Roxane B. Salonen
FARGO — In the six and a half years since Eco Chic Boutique opened here, much has changed. While the store's gradual shift from a baby-mom home store to a home décor, furniture and paint boutique has been noticeable, however, the Holy Spirit whispers woven into this transformational tale have been perhaps less obvious. "There were definitely a few spots along our journey where the Lord placed people and products and things in our path," says owner Maria Bosak.
Back in December, I interviewed local poet Timothy Murphy and some of his literary comrades about his poetry book, "Devotions," for our bi-weekly "Faith Conversations" feature. Normally, that's where the story would have ended. It wasn't my place to interject, but rather, to let the story unfold through the voices of others. But occasionally the objective and subjective collide — when recorded testimonies linger, infusing with my own searching soul.
Recently, we witnessed three huge events at our nation's capital. I watched each from afar, but with great interest, looking for the spiritual takeaways. I was encouraged by the elements of faith I observed in at least two of the events. At the presidential inauguration, pastoral prayers and oaths made firm with hands on Bibles reminded that even a civic leadership cannot exist without God's hand. And at the March for Life, a wide wave of religious symbols and sentiments brought hope.
FARGO — The newly-baptized men at River of Life Church would prefer to think of themselves not as homeless but "misplaced." Though the former term relates to how they ended up at the New Life Center, where the church meets, it no longer describes their soul. Thanks to Reverend Nenkawah Gbeintor, they now have a secure anchor in the Lord. "The devil wants to isolate you and burn your bridges so no one can cross over to you," Gbeintor says, adding that in baptism, the soul becomes unchained.
Donald Trump is now the 45th president of the United States, and Inauguration Day hangovers have kicked in full force. We're either happily hopeful, or terrifically terrified. Either way, gatherings to voice what kind of nation we're to be in coming years have just begun, and opinions differ widely. We have, for example, today's Women's March on Washington, a massive, female-led protest to repudiate our new president. On Friday, another monumental event will return to D.C.; the annual March for Life opposing the 1973 Supreme Court decision legalizing abortion.
FARGO — Initially, Lisa Hanson tried to avert her eyes, head and heart when it came to human trafficking. She didn't want to face that sex-trafficking happens right under our noses. Or that 80 percent of 'johns,' or buyers, are married with children or the fact that the interstate-surrounded Fargo-Moorhead area offers prime access for this lucrative, back-alley business.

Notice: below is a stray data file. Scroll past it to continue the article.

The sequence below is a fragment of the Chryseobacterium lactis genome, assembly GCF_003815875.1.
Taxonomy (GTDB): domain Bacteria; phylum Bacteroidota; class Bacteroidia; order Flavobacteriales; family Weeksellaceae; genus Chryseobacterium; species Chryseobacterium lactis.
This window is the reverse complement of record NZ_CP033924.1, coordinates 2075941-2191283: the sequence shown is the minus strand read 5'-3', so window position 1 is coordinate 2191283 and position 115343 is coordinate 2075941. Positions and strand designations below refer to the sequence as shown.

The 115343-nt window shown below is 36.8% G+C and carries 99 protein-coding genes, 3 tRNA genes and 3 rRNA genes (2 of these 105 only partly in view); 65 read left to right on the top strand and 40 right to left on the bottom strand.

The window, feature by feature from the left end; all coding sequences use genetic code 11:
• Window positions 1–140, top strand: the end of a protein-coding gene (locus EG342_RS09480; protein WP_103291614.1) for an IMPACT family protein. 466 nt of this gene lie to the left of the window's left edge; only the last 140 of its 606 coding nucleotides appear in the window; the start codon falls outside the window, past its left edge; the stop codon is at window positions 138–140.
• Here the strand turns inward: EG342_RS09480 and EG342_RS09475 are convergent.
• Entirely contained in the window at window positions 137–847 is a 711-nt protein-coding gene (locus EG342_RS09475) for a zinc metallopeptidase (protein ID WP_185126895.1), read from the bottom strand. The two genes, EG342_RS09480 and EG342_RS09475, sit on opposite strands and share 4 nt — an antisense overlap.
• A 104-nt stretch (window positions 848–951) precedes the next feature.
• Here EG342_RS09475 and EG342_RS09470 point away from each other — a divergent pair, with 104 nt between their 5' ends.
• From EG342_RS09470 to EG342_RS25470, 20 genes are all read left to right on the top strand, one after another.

In the movie "Hacksaw Ridge," a foxhole scene shows two men who've been at odds with one another discovering their common humanity during a pause in the battle. While not easy on the eyes, the film is good on the heart, and my viewing of it, just after the presidential election, couldn't have come at a better time. The end of 2016 tried our country in ways some of us have not quite experienced before. Emotions that had been roiling beneath the surface burst forth, threatening our ability to see one another from the inside-out.
"I love you, Roxane." The words reach deeply into my heart this quiet evening as my husband and I glance out the window from my mother's sixth-floor apartment unit in Bismarck. We're confronting the reality that we are snowed in for a few days at Christmas time — a fate that feels more like a blessing than a curse this moment. After all, we're together — literally, and beyond that, too. We have made it through 25 years of marriage, and right now, that feels like something.
MOORHEAD — In Caleb Boyer's first published book, "Island Games: Mystery of the Four Quadrants," best friends Matthew and Ryan find themselves trapped on a remote island with limited memory and resources. Overcoming obstacles becomes possible through working together as well as adding a heaping of kid-appropriate humor. Caleb, now 12 and a seventh-grader at Park Christian School in Moorhead, knows a bit about overcoming obstacles.
A couple years ago, I joined several busloads of high school students on a trip to the annual March of Life rally at our nation's capital. We journeyed hundreds of miles in cramped quarters, rested minimally, took part in a monumental walk with throngs of others along Constitution Avenue and enjoyed a fair amount of sightseeing. Our trip was nearing its close when our bus stopped for one final point of interest at the Basilica of the National Shrine of the Immaculate Conception.